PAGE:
Wednesday, June 29 2022

Stat the NH Lakes Region facility on Tuesday August 24, 2021 (Alan MacRae / NH Bulletin)

A recent change in law requested by Governor Chris Sununu allows him to bypass the typical review process and sell the old property of the 220-acre Lakes Region Prison in Laconia with just three Executive Council votes. But Sununu told advisers they can put any terms they want on a future buyer.

Councilor Joe Kenney, whose district includes the site, set a first condition, proposing to file a draft contract with a brokerage firm to market the property until interested parties can see it. Council unanimously supported his request.

Discussions on possible conditions will include the city of Laconia’s redevelopment goals for the site and whether the state emergency 911 call center and the Regional Lakes Fire Mutual, which rent buildings at the site , will have to spend millions to move. Also on the list will be access to Ahern State Park, which is adjacent to the site but cannot be reached without crossing the property.

“The board has the final say on whether or not to sell this property,” Sununu said at last week’s executive board meeting. “Any condition that the council would like to see or something like that, it is the empowerment of that body to ensure that any conditions requested by the city or the state or the city, it is the responsibility of that organ. And we can do it almost however we want.

Laconian Mayor Andrew Hosmer and Chief Jon Goldman of the Fire Aid Association, which provides fire and emergency services to 35 towns in the Lake District, raised the issues redevelopment and resettlement respectively with the State and the Executive Council.

“I’m skeptical when I hear assurances that basically say, ‘Don’t worry about that,'” Hosmer said. “I don’t want to disbelieve them. On the other hand, if it’s not written down, things can change quite quickly.

Hosmer said the city wants the entire site, and not just the easiest-to-sell plot along Old North Main Street, to be developed. “Our long term goals are the highest and best use of property,” he said. This could include housing, extensive green space, light commercial use and the extension of the city’s existing recreational trail, he said.

Goldman said the relocation of the fire relief dispatch center would cost at least $ 7 million, an expense member cities may object or struggle to meet. “We are waiting to see,” he said. “But we’re pretty confident we’ll have to move. “

The site was for many years the Laconia State School and, more recently, a prison. It offers breathtaking views of Lake Opechee but also significant challenges including buildings in need of demolition, historical features, other issues’ both above and below ground some of which we know and d ‘others that we do not know but which we expect,’ commissioner Charlie Arlinghaus of the administrative services of the department told the advisers.

His department has warned that these complications could mean the property is selling for far less than the market value of a similar unencumbered property.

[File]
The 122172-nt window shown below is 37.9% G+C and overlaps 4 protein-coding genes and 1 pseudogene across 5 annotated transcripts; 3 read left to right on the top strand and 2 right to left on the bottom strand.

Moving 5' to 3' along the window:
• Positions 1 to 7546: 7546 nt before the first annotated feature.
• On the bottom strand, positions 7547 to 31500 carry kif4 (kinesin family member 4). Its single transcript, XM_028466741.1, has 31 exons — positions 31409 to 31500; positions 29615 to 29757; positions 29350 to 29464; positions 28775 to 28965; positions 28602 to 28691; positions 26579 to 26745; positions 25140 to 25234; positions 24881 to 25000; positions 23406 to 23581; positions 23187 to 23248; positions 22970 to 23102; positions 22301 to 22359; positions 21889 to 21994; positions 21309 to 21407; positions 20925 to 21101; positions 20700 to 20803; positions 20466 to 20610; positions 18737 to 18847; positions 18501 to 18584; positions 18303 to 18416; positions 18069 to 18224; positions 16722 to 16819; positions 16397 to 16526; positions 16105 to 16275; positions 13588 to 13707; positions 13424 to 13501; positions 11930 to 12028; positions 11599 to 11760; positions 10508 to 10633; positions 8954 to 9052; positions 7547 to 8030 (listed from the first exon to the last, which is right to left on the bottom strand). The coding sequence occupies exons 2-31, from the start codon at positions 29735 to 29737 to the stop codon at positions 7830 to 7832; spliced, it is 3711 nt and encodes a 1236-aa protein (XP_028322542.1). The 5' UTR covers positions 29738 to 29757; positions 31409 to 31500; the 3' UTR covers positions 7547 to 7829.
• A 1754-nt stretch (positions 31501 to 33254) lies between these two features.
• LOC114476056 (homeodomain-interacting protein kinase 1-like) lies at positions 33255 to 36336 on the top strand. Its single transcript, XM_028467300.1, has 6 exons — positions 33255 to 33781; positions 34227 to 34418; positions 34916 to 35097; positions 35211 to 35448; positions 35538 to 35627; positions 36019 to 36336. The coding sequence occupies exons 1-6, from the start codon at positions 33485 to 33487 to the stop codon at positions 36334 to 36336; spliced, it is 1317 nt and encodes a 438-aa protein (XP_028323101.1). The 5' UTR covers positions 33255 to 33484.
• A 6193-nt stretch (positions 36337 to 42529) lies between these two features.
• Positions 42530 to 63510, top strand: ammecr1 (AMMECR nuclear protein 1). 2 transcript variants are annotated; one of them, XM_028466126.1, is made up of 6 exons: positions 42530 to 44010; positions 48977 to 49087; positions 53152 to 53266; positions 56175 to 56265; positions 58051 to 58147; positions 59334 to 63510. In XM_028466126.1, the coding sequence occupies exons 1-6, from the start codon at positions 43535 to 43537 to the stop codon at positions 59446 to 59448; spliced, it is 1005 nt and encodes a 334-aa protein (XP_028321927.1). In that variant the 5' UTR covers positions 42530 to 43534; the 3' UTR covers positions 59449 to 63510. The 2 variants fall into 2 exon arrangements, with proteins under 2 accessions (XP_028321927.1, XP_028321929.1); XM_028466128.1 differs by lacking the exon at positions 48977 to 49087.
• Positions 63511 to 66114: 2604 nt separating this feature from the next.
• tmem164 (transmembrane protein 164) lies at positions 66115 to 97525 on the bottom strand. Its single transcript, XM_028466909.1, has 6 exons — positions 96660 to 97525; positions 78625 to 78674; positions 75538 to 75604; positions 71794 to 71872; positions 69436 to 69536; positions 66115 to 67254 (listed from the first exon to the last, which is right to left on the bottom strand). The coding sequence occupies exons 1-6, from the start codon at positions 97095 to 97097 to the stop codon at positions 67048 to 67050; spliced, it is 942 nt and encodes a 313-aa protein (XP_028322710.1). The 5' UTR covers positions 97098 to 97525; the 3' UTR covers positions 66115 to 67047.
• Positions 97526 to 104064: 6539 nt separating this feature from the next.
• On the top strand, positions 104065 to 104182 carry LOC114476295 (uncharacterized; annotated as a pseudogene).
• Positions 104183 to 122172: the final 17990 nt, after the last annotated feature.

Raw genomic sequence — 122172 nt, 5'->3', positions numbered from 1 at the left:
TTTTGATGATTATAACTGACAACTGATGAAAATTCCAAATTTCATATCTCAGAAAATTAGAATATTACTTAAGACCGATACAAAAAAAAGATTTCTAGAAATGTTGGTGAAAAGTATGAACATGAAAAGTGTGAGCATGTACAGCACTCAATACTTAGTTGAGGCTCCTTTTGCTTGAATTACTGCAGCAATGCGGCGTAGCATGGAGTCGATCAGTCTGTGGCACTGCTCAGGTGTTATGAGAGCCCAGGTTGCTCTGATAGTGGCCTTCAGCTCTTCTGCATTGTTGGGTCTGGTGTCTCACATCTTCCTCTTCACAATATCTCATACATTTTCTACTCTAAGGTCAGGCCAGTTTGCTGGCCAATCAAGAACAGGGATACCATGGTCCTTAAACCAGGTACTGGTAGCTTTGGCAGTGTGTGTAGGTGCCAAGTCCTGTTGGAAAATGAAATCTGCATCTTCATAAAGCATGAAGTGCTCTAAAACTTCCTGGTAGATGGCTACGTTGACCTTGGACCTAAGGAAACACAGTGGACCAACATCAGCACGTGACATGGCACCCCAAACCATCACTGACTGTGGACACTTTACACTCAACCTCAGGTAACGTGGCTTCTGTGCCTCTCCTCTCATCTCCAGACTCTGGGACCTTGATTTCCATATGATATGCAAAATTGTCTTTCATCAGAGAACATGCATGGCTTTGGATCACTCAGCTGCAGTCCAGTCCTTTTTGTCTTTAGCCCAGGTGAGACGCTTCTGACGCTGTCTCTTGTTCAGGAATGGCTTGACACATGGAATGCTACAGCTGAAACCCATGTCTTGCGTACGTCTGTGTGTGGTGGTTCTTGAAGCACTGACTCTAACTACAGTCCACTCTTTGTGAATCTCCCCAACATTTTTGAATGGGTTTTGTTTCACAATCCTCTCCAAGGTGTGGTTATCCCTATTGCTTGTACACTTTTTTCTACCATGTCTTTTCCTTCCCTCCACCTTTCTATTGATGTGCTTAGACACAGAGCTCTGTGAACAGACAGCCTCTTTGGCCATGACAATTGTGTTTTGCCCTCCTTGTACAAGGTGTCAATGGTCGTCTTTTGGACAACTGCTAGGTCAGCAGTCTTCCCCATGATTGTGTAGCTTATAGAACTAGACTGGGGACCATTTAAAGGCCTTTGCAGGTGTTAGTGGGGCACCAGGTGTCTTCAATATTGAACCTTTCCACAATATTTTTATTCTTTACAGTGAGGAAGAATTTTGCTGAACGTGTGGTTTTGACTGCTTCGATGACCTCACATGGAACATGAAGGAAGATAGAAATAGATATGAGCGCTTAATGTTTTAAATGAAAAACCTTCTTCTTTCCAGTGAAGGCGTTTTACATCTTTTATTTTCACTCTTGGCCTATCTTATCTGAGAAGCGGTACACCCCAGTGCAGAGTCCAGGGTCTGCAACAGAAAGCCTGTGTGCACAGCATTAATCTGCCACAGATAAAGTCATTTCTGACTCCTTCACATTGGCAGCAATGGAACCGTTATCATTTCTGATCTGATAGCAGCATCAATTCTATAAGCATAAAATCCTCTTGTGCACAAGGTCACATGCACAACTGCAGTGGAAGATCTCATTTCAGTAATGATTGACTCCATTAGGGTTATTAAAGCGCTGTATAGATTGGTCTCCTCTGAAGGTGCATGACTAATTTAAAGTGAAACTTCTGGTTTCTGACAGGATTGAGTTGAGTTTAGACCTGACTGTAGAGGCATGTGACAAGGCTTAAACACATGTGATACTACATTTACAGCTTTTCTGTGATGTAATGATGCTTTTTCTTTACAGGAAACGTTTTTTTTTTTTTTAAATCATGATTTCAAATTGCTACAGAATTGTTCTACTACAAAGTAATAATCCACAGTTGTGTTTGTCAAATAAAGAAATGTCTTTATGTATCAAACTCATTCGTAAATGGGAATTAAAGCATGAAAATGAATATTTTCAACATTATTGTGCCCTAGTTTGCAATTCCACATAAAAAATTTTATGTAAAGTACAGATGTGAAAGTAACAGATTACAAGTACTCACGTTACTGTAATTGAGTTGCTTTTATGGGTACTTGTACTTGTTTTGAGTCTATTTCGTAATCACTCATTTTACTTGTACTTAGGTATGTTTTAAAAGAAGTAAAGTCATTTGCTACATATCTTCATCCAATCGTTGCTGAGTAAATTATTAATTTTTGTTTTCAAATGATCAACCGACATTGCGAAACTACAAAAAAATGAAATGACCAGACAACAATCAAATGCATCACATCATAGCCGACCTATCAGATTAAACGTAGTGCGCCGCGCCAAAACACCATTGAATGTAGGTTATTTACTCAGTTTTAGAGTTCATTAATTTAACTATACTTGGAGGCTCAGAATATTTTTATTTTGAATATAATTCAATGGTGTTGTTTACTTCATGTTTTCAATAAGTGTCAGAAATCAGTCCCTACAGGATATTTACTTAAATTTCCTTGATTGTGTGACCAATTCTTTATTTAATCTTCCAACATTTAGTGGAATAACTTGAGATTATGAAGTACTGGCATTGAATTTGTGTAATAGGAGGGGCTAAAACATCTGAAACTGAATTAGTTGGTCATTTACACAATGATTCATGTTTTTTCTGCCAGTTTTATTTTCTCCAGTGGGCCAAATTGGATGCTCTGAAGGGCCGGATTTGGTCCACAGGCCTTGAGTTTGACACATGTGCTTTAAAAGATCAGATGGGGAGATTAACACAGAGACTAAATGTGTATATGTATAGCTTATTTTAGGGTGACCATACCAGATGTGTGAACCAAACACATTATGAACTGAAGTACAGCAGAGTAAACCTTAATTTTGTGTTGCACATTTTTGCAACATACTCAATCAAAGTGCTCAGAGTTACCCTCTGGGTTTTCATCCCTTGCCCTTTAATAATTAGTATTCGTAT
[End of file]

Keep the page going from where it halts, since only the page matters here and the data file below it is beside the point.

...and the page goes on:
As the first step in selling the property, the Arlinghaus department selected CBRE, a global brokerage firm with an office in Manchester, to market the site to a private buyer. It was one of four bidders; the others were Colliers, NAI Norwood and KW Coastal.

The nine-page contract requires the property to be listed with no asking price.

CBRE will be paid at least $ 100,000 for its marketing work and possibly more if the property sells; the state will pay a lump sum of $ 50,000 and an additional amount of $ 50,000 or 5% of the sale price, whichever is greater. Hiring an outside firm to sell crown land is not uncommon, said Jared Nylund, who manages the sale for the department.

The fee arrangement speaks to the challenge of finding a buyer, which will incur substantial costs for demolition, zoning changes, land use permits, subdivision and investments in utilities and infrastructure, a the department said in a note to advisers.

CBRE’s broker on the project, Roger Dieker, who visited the property in August, did not return a message seeking comment. He said that at the time cooperation would be required from all parties. While the city hopes to see the property redeveloped – and introduce property taxes – “now is the city’s opportunity to take this seriously,” he said in August.

As of now, there are virtually no restrictions on the sale, Arlinghaus told advisers on Wednesday. “We’re going to take the best deal,” he said.

Kenney asked Arlinghaus to contact city officials and the Lakeshore Redevelopment Planning Commission, a group created by the Legislature in 2017 to prepare the property for sale. Its manager said the commission learned of Sununu’s plan to sell the property himself from a reporter, not from the governor’s office. Should a buyer show up, Kenney said the details of that contract would be essential.

Executive Councilor Cinde Warmington said her concerns were about access to Ahern State Park and the city’s desire for the entire site to be developed. “I am happy to hear the governor say that councilors can impose any conditions they want,” she said. “I intend to actively work to ensure that the property is laid out in a way that benefits the community.”

Councilors Janet Stevens, Ted Gatsas and David Wheeler could not be reached immediately.


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